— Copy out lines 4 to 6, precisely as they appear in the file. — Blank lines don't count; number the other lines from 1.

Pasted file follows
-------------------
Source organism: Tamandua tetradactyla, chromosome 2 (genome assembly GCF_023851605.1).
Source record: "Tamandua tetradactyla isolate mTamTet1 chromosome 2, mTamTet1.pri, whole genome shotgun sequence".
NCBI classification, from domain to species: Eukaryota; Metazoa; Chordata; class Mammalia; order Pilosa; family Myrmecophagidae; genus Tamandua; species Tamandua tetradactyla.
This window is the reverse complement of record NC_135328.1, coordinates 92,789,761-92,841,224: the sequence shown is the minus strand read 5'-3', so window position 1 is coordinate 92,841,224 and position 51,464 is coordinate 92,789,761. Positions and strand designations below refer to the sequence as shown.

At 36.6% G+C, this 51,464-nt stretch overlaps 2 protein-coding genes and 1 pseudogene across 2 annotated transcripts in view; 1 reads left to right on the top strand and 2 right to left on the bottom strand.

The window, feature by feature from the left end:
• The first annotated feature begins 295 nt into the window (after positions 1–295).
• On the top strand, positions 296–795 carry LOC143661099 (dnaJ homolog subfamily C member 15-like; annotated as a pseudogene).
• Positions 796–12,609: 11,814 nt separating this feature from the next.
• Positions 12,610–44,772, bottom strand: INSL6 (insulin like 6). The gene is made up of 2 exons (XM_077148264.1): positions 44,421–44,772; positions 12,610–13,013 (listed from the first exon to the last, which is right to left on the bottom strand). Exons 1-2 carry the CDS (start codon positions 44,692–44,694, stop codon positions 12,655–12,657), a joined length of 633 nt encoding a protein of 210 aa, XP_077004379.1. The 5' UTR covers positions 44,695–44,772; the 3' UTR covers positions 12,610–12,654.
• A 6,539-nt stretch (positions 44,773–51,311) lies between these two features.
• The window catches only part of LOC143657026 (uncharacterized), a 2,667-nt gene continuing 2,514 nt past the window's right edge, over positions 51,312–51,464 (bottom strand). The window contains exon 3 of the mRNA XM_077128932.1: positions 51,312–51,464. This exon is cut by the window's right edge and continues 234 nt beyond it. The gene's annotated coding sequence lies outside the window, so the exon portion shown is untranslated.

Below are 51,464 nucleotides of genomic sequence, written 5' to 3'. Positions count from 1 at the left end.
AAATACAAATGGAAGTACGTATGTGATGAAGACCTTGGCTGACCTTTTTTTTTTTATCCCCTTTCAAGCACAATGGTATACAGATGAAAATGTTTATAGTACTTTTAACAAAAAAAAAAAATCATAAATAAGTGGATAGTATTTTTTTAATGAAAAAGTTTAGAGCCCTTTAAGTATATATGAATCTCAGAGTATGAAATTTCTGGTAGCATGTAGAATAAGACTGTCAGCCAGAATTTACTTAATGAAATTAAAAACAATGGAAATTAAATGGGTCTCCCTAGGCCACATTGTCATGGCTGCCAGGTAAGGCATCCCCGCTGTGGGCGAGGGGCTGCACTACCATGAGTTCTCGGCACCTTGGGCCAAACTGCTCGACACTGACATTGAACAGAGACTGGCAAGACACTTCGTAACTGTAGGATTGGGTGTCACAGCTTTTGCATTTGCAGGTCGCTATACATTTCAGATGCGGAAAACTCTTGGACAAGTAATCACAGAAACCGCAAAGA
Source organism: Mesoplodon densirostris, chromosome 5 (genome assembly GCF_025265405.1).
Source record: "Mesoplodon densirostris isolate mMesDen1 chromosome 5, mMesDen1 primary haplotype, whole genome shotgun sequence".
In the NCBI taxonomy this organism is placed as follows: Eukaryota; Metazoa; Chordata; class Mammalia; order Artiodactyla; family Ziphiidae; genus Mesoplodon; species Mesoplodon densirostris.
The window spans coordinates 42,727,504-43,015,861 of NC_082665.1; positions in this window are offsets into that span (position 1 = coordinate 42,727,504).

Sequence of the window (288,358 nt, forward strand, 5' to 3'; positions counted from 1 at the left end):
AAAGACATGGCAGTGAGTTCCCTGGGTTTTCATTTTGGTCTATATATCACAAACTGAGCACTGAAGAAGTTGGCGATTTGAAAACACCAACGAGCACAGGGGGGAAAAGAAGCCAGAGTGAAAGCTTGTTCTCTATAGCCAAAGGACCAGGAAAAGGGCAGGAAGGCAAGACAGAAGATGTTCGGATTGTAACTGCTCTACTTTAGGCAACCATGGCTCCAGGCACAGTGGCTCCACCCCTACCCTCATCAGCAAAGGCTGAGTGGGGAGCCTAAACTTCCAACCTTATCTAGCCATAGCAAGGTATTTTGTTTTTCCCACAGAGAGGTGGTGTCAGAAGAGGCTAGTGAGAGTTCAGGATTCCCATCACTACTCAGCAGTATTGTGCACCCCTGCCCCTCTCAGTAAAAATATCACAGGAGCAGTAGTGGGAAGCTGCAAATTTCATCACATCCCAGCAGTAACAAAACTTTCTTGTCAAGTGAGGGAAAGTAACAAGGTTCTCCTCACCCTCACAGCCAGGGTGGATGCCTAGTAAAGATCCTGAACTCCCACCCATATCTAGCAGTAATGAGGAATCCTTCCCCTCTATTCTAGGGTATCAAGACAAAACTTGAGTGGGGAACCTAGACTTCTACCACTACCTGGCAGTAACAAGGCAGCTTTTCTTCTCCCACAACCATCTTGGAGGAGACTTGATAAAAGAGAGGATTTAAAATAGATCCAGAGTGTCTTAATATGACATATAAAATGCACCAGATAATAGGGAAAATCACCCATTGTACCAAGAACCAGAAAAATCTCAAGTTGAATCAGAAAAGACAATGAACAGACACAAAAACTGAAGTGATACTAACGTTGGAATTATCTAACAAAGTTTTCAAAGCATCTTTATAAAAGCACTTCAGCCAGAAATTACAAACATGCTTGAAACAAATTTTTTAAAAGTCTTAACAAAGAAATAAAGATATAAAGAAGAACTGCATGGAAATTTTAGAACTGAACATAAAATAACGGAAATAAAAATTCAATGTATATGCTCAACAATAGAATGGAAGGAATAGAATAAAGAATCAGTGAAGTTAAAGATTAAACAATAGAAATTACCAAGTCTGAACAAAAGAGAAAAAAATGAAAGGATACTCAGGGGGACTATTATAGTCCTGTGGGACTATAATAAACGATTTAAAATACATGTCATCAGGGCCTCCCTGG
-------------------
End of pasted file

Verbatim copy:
This window is the reverse complement of record NC_135328.1, coordinates 92,789,761-92,841,224: the sequence shown is the minus strand read 5'-3', so window position 1 is coordinate 92,841,224 and position 51,464 is coordinate 92,789,761. Positions and strand designations below refer to the sequence as shown.

At 36.6% G+C, this 51,464-nt stretch overlaps 2 protein-coding genes and 1 pseudogene across 2 annotated transcripts in view; 1 reads left to right on the top strand and 2 right to left on the bottom strand.

The window, feature by feature from the left end: